Two World Views: Punitive vs Restorative

by Mary Skillings

Three Fundamental Questions

In the punitive world-view in which our culture is steeped, we require answers to these three questions when harm has been done to someone or to the greater community:

  1. What rule, law or societal norm was violated or broken?
  2. Who did it?
  3. What should the consequence be to punish the person who broke the rule?

Punishment essentially means to extract retribution.  What does he or she owe for indulging in this behavior—not owe monetarily for specific material harm, but owe for having “done wrong”?  Furthermore, we expect the offender to passively comply with what someone else decides his consequence, or punishment will be. 

Compare the nature of these three questions to the following three questions that are immediately asked when we operate from a restorative world-view:

  1. What harm was caused because of this event?
  2. Who was harmed?
  3. What needs to happen in order to give voice to and restore those who were harmed?

These questions focus us on the real harm. It requires those who caused the harm to take responsibility for their actions and to participate in the process of repairing the harm and making things “right”. It involves those directly and indirectly effected. It also allows for understanding of the underlying reasons and motives on the part of the one who caused the harm and steps can be taken toward real change.

Repairing Harm – Restoring Community

Think of a community as a beautiful piece of fabric. When harm occurs within the community, it causes a tear in the fabric, weakening it. The process of retributive justice may punish the offender—but does little or nothing to mend the tear in the fabric. In fact, often, the very process of punishment causes another tear. Conversely, when a restorative process is applied in a situation of harm, the rips and tears in the fabric of the community are attended to and mended the best they can be.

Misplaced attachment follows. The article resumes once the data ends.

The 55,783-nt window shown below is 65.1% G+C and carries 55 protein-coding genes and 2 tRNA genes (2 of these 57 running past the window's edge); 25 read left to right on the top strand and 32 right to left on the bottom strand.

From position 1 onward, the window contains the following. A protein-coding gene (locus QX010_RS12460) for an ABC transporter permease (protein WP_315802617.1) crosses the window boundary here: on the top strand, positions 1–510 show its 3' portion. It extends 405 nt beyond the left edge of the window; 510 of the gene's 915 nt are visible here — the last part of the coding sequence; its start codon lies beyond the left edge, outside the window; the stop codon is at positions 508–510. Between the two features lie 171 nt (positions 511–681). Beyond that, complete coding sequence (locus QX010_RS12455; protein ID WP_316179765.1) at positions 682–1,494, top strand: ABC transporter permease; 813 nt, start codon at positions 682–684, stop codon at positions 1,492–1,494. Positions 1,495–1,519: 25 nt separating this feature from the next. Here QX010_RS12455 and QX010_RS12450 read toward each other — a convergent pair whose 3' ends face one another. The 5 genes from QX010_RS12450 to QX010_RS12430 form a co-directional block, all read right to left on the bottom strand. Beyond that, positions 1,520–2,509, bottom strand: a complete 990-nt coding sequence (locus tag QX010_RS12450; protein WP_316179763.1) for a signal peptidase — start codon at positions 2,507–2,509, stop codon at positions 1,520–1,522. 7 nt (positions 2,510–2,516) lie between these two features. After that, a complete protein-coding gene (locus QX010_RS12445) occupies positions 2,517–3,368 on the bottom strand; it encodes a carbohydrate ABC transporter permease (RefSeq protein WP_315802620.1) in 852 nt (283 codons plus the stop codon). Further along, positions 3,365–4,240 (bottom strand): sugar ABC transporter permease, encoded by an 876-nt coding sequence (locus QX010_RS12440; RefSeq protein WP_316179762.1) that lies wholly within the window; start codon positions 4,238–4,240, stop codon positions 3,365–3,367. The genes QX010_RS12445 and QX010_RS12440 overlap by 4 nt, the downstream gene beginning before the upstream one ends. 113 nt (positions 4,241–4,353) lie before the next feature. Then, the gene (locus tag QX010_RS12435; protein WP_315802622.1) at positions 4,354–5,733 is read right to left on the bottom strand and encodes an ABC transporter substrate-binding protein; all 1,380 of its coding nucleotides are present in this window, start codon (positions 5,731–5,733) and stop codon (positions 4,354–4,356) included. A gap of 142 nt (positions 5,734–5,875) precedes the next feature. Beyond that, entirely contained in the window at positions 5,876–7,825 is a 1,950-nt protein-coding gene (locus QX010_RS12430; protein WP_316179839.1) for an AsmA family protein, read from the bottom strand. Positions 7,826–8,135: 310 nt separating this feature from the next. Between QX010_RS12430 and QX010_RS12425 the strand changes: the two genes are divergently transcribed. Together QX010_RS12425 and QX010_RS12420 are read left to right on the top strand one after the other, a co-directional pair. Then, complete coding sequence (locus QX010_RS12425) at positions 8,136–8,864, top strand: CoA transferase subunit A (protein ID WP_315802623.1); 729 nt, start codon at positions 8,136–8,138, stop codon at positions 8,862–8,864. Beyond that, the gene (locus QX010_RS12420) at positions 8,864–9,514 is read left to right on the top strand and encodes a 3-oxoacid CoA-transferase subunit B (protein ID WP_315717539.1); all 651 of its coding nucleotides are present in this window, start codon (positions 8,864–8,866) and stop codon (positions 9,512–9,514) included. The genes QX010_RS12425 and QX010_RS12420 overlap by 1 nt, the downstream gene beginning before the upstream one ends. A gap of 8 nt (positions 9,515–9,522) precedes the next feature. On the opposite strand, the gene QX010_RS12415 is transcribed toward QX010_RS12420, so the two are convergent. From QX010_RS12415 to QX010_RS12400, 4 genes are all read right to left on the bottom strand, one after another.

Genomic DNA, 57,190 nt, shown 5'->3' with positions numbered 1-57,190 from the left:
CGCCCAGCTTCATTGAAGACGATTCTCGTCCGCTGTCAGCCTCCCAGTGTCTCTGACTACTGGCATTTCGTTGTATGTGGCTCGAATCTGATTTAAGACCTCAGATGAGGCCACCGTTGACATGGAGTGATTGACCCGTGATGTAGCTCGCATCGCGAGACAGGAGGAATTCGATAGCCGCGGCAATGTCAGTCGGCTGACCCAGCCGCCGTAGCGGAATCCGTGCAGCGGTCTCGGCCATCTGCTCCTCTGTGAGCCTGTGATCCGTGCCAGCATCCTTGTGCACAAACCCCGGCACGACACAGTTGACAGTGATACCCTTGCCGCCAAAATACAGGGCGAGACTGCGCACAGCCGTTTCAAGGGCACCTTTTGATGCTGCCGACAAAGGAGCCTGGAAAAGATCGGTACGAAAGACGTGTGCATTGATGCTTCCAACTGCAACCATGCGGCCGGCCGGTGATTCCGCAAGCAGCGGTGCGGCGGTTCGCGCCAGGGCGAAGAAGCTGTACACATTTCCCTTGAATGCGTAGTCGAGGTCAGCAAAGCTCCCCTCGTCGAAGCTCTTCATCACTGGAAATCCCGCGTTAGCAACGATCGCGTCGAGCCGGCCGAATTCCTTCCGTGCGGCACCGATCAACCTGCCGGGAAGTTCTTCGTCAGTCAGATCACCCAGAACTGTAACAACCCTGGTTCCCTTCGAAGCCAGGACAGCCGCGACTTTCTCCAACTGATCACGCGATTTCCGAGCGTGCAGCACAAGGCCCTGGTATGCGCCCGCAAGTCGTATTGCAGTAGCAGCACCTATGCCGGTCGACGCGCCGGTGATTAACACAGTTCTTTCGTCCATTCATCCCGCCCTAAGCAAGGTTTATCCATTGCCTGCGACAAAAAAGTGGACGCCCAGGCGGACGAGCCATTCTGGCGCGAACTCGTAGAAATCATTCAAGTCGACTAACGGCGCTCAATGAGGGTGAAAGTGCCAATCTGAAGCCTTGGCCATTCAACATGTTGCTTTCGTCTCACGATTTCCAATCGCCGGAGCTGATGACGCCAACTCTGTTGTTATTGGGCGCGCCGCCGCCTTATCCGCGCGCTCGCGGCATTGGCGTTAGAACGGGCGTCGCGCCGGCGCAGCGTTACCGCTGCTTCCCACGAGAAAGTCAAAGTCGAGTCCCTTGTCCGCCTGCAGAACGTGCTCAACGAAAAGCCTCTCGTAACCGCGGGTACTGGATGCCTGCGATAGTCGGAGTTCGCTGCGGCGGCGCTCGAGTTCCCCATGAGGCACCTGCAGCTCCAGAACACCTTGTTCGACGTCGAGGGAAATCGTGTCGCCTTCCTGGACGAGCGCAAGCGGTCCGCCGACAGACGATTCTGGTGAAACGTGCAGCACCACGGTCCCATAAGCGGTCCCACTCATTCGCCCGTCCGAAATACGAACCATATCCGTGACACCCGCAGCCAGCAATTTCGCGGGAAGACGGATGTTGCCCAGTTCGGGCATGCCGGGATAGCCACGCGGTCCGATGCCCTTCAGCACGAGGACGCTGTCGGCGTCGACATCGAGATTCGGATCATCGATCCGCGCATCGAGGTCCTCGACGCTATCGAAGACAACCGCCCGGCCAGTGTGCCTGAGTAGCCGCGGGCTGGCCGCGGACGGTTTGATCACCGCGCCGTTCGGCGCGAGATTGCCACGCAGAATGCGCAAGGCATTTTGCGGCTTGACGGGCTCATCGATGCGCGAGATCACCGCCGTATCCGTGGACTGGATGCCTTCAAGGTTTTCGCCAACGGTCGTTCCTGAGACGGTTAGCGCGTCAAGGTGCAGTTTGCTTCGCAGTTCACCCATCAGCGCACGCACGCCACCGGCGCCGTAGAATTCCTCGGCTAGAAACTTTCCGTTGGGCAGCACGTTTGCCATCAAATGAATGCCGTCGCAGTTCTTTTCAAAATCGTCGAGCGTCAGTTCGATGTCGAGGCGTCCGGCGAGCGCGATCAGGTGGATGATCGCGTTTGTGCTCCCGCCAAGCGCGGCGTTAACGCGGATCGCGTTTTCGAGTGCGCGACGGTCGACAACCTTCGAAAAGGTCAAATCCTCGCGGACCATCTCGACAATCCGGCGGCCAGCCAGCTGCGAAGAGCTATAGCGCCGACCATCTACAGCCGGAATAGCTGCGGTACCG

The restorative model of repairing harm within a community also brings to mind the Japanese art of Kintsugi (“golden joinery”) or kintsukuroi (“golden repair”), the centuries-old Japanese art of fixing broken pottery with a special lacquer dusted with powdered gold, silver, or platinum. Beautiful seams of gold glint in the cracks of ceramic ware, giving a unique appearance to the piece. This repair method celebrates the artifact’s unique history by emphasizing the fractures and breaks instead of hiding or disguising them. Kintsugi often makes the repaired piece even more beautiful than the original, revitalizing the artifact with new life. From broken shards of pottery regarded as useless and destined to be swept up and discarded, with love and attention, beauty is created.